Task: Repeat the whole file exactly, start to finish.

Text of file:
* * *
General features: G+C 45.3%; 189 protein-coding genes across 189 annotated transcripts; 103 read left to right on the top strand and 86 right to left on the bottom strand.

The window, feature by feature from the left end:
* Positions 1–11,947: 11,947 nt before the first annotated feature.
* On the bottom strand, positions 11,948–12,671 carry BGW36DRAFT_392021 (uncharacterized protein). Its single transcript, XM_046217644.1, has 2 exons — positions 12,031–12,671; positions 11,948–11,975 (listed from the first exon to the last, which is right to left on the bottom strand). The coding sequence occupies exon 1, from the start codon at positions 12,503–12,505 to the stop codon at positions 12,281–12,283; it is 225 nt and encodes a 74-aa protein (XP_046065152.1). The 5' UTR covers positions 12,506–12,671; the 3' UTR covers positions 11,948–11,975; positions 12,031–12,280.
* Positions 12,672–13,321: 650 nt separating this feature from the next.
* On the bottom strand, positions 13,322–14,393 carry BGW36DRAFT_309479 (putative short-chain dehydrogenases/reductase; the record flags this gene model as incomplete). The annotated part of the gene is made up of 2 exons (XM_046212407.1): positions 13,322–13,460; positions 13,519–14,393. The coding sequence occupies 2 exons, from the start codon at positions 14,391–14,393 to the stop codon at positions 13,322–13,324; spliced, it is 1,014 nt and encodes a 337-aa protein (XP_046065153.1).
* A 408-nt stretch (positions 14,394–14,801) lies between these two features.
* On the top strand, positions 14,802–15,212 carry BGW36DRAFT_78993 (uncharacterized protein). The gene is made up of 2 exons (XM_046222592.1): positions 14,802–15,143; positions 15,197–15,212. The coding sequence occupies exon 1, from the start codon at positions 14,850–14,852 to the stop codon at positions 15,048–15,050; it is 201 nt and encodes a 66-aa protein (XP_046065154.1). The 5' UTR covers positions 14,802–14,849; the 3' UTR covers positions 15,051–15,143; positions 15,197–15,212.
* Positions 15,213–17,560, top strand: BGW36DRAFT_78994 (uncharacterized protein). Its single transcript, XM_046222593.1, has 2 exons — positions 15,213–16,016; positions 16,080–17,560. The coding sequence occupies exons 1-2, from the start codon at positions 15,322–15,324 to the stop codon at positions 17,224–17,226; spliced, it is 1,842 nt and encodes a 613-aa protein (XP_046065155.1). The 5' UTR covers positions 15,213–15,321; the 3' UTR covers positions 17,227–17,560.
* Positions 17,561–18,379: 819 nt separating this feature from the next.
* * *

General features: G+C 45.3%; 189 protein-coding genes across 189 annotated transcripts; 103 read left to right on the top strand and 86 right to left on the bottom strand.

The window, feature by feature from the left end:
* Positions 1–11,947: 11,947 nt before the first annotated feature.
* On the bottom strand, positions 11,948–12,671 carry BGW36DRAFT_392021 (uncharacterized protein). Its single transcript, XM_046217644.1, has 2 exons — positions 12,031–12,671; positions 11,948–11,975 (listed from the first exon to the last, which is right to left on the bottom strand). The coding sequence occupies exon 1, from the start codon at positions 12,503–12,505 to the stop codon at positions 12,281–12,283; it is 225 nt and encodes a 74-aa protein (XP_046065152.1). The 5' UTR covers positions 12,506–12,671; the 3' UTR covers positions 11,948–11,975; positions 12,031–12,280.
* Positions 12,672–13,321: 650 nt separating this feature from the next.
* On the bottom strand, positions 13,322–14,393 carry BGW36DRAFT_309479 (putative short-chain dehydrogenases/reductase; the record flags this gene model as incomplete). The annotated part of the gene is made up of 2 exons (XM_046212407.1): positions 13,322–13,460; positions 13,519–14,393. The coding sequence occupies 2 exons, from the start codon at positions 14,391–14,393 to the stop codon at positions 13,322–13,324; spliced, it is 1,014 nt and encodes a 337-aa protein (XP_046065153.1).
* A 408-nt stretch (positions 14,394–14,801) lies between these two features.
* On the top strand, positions 14,802–15,212 carry BGW36DRAFT_78993 (uncharacterized protein). The gene is made up of 2 exons (XM_046222592.1): positions 14,802–15,143; positions 15,197–15,212. The coding sequence occupies exon 1, from the start codon at positions 14,850–14,852 to the stop codon at positions 15,048–15,050; it is 201 nt and encodes a 66-aa protein (XP_046065154.1). The 5' UTR covers positions 14,802–14,849; the 3' UTR covers positions 15,051–15,143; positions 15,197–15,212.
* Positions 15,213–17,560, top strand: BGW36DRAFT_78994 (uncharacterized protein). Its single transcript, XM_046222593.1, has 2 exons — positions 15,213–16,016; positions 16,080–17,560. The coding sequence occupies exons 1-2, from the start codon at positions 15,322–15,324 to the stop codon at positions 17,224–17,226; spliced, it is 1,842 nt and encodes a 613-aa protein (XP_046065155.1). The 5' UTR covers positions 15,213–15,321; the 3' UTR covers positions 17,227–17,560.
* Positions 17,561–18,379: 819 nt separating this feature from the next.